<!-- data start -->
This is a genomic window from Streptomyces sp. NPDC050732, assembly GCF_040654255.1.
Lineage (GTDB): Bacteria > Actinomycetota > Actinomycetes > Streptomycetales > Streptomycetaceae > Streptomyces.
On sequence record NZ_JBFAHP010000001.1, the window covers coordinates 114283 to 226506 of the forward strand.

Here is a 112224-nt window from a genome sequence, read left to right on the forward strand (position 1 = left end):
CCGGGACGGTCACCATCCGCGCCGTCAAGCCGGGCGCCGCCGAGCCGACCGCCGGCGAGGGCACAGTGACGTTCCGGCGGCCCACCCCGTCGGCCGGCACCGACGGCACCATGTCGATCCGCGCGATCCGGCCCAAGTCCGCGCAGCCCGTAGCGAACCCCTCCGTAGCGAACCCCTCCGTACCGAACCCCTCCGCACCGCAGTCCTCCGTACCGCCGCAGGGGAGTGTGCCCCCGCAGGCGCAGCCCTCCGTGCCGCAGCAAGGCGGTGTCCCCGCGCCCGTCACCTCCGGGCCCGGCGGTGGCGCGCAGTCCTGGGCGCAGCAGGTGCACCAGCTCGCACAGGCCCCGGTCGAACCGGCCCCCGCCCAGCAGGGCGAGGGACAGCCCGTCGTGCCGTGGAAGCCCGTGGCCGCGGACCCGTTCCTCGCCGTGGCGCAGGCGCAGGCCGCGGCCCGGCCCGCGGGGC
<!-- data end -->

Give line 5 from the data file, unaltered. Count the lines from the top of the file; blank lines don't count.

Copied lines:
CCGGGACGGTCACCATCCGCGCCGTCAAGCCGGGCGCCGCCGAGCCGACCGCCGGCGAGGGCACAGTGACGTTCCGGCGGCCCACCCCGTCGGCCGGCACCGACGGCACCATGTCGATCCGCGCGATCCGGCCCAAGTCCGCGCAGCCCGTAGCGAACCCCTCCGTAGCGAACCCCTCCGTACCGAACCCCTCCGCACCGCAGTCCTCCGTACCGCCGCAGGGGAGTGTGCCCCCGCAGGCGCAGCCCTCCGTGCCGCAGCAAGGCGGTGTCCCCGCGCCCGTCACCTCCGGGCCCGGCGGTGGCGCGCAGTCCTGGGCGCAGCAGGTGCACCAGCTCGCACAGGCCCCGGTCGAACCGGCCCCCGCCCAGCAGGGCGAGGGACAGCCCGTCGTGCCGTGGAAGCCCGTGGCCGCGGACCCGTTCCTCGCCGTGGCGCAGGCGCAGGCCGCGGCCCGGCCCGCGGGGC